The centerline distance in the y-direction is approximately 7 ft (a conservative value of 8 ft was used in the analytical calculation). The lines were strung such that some of the lines/masks were closer to the front wall while others were by default closer to the back wall, but the masks were spaced to ensure that there was no shadowing. Before any masks were hung on the lines and irradiated, a photometer (model PMA2100; Solar Light Company, LLC) was used to measure the exposure in the sterilization room at nine different locations (designated with the stars in Fig. 2). The photometer was connected to a germicidal UVC detector (model PMA2122-WP; Solar Light Company, LLC) which has a range of 0–2000 µW/cm2 and a sensitivity to 254 nm wavelength, and both devices came with certificates of calibration12. These locations encompassed the limiting positions where masks would be placed, and two measurements were taken at each location. For one measurement the photometer window would face the front wall, and for the second measurement the photometer would face the back wall. This would ensure that both sides of the masks were receiving the necessary exposure, since the UVC radiation will not penetrate from one side of a mask through to the other side.

All measurements were taken by an individual wearing proper protective equipment. The individual would hold the photometer in position until the readout stabilized, and these values were recorded. The photometer readout is given in units of micro watts per cm2, an energy rate, but this can easily be converted into mJ/cm2, total energy. The minimum measurement was 100 µW/cm2, and this was observed at the position designated with the purple star in Fig. 2 with the photometer window facing the door. With an energy deposition rate of 100 µW/cm2, it will take 10 min to reach the exposure goal of 60 mJ/cm2. Since all other position readings were significantly larger than this, with a maximum of 300 µW/cm2, all mask positions were ensured to receive the appropriate exposure over a 10-min irradiation time. In fact, the three-bulb analytical solution of 7.65 min calculated above corresponds to a photometer reading of about 130 µW/cm2, which again, validates the chosen 10-min irradiation time.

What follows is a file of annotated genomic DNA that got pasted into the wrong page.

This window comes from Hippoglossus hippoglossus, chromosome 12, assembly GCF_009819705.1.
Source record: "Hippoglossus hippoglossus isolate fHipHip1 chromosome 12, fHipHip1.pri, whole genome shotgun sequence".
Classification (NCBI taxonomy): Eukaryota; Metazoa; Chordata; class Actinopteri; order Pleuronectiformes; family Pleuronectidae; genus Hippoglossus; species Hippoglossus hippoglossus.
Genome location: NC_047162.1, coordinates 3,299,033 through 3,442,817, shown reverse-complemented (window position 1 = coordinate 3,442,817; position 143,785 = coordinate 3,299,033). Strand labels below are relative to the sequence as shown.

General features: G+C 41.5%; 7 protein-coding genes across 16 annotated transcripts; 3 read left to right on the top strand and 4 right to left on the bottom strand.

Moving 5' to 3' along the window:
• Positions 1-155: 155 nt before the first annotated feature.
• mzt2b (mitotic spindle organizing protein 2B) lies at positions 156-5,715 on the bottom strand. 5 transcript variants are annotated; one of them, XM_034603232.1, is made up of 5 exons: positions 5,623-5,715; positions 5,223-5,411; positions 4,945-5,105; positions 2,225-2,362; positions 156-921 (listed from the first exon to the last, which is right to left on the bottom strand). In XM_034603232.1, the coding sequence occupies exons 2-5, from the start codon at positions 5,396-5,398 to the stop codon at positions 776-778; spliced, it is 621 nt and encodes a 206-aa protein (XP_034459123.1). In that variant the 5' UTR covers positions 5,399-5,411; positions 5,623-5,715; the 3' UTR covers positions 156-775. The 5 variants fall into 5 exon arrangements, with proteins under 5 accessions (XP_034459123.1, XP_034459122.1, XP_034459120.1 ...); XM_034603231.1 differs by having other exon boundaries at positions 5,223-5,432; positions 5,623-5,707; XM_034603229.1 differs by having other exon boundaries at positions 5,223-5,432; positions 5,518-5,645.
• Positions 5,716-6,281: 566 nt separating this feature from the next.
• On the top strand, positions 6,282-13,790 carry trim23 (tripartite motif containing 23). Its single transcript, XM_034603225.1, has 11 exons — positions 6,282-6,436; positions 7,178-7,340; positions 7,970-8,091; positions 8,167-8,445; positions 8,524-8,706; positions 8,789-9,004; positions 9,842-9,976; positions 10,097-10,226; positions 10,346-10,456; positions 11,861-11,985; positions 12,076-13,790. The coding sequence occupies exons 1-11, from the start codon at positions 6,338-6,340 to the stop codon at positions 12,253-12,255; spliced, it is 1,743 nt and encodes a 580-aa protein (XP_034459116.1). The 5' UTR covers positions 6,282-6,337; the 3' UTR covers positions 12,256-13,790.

Simulation results

Visual Lighting 2017 by Acuity Brands13 was used to simulate the light distribution inside the UV sterilization room. Visual is a software simulation tool commonly used in the commercial lighting design industry that enables the simulation of light reflectance and transmittance in a three-dimensional environment. The tool calculates lighting power density on various surfaces and the lighting transmittance through a plane. To perform the calculations, a model was developed to match the physical environment accounting both for the actual dimensions and the added reflectivity due to the aluminum foil on the walls. Lighting fixtures, or luminaires, are simulated using industry-standard .IES files. These files simulate the lighting lumen output and ray distribution unique to a particular luminaire. The actual lights used are Phillips TUV 64T5 HO 4P SE UNP/32. As these are bare lamps and not part of a specific luminaire, no IES file was available. Thus, an IES file for a single-lamp fluorescent luminaire was used, and the lumen output was adjusted to match the output of the Phillips lamps. Results are shown schematically in Fig. 4 with the reflectivity of the walls and ceiling set to 50%. This conservative value was chosen since the transmissivity of opaque solids is generally zero[3, p. 769] and the absorptivity of aluminum foil is approximately 0.15[3, p. 777]. Thus, the actual reflectivity of aluminum foil is closer to 85%.

Figure 4
figure 4

UV power density on the floor (left) and through a vertical plane spanning the center of the room (right).

The software natively performs calculations in foot-candles (fc) or lux (lx), and one fc is equal to approximately 1.57 µW/cm2. Thus, the minimum photometer reading of 100 µW/cm2 corresponds to 63.7 fc. As can be seen in Fig. 4 (left picture), the entire volume of the room encompassing the masks is subjected to well over 100 fc as designated with the yellow, orange, and red coloration. The red coloration in the right picture verifies that the masks located at the y-direction midplane receive upwards of 290 fc, which again validates that the masks will receive an exposure well above the minimum goal of 60 mJ/cm2.